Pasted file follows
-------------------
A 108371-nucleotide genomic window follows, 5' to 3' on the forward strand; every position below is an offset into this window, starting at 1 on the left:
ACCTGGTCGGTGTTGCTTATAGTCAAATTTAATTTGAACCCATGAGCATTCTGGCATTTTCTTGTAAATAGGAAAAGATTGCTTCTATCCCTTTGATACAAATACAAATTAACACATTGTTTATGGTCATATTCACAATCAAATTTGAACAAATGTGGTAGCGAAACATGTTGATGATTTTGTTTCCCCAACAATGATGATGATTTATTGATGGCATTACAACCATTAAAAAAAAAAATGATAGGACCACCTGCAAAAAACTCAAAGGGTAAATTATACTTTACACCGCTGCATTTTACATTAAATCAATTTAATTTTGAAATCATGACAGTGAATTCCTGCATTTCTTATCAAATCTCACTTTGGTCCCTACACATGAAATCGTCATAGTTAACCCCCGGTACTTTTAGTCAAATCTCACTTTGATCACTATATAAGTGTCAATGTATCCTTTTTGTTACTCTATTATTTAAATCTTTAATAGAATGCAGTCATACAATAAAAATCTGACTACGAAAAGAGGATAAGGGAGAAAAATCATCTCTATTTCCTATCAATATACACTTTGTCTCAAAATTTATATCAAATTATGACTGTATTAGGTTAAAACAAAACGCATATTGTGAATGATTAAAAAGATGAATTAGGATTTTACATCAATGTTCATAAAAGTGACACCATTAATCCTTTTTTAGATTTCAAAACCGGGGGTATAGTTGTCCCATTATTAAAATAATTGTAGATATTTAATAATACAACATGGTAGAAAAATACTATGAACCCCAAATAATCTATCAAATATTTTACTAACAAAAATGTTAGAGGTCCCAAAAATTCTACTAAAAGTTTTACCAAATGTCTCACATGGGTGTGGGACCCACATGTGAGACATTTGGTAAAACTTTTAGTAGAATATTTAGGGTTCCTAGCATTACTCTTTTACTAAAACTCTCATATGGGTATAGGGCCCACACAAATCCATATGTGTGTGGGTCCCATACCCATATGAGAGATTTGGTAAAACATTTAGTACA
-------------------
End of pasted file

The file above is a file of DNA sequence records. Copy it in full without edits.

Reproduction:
A 108371-nucleotide genomic window follows, 5' to 3' on the forward strand; every position below is an offset into this window, starting at 1 on the left:
ACCTGGTCGGTGTTGCTTATAGTCAAATTTAATTTGAACCCATGAGCATTCTGGCATTTTCTTGTAAATAGGAAAAGATTGCTTCTATCCCTTTGATACAAATACAAATTAACACATTGTTTATGGTCATATTCACAATCAAATTTGAACAAATGTGGTAGCGAAACATGTTGATGATTTTGTTTCCCCAACAATGATGATGATTTATTGATGGCATTACAACCATTAAAAAAAAAAATGATAGGACCACCTGCAAAAAACTCAAAGGGTAAATTATACTTTACACCGCTGCATTTTACATTAAATCAATTTAATTTTGAAATCATGACAGTGAATTCCTGCATTTCTTATCAAATCTCACTTTGGTCCCTACACATGAAATCGTCATAGTTAACCCCCGGTACTTTTAGTCAAATCTCACTTTGATCACTATATAAGTGTCAATGTATCCTTTTTGTTACTCTATTATTTAAATCTTTAATAGAATGCAGTCATACAATAAAAATCTGACTACGAAAAGAGGATAAGGGAGAAAAATCATCTCTATTTCCTATCAATATACACTTTGTCTCAAAATTTATATCAAATTATGACTGTATTAGGTTAAAACAAAACGCATATTGTGAATGATTAAAAAGATGAATTAGGATTTTACATCAATGTTCATAAAAGTGACACCATTAATCCTTTTTTAGATTTCAAAACCGGGGGTATAGTTGTCCCATTATTAAAATAATTGTAGATATTTAATAATACAACATGGTAGAAAAATACTATGAACCCCAAATAATCTATCAAATATTTTACTAACAAAAATGTTAGAGGTCCCAAAAATTCTACTAAAAGTTTTACCAAATGTCTCACATGGGTGTGGGACCCACATGTGAGACATTTGGTAAAACTTTTAGTAGAATATTTAGGGTTCCTAGCATTACTCTTTTACTAAAACTCTCATATGGGTATAGGGCCCACACAAATCCATATGTGTGTGGGTCCCATACCCATATGAGAGATTTGGTAAAACATTTAGTACA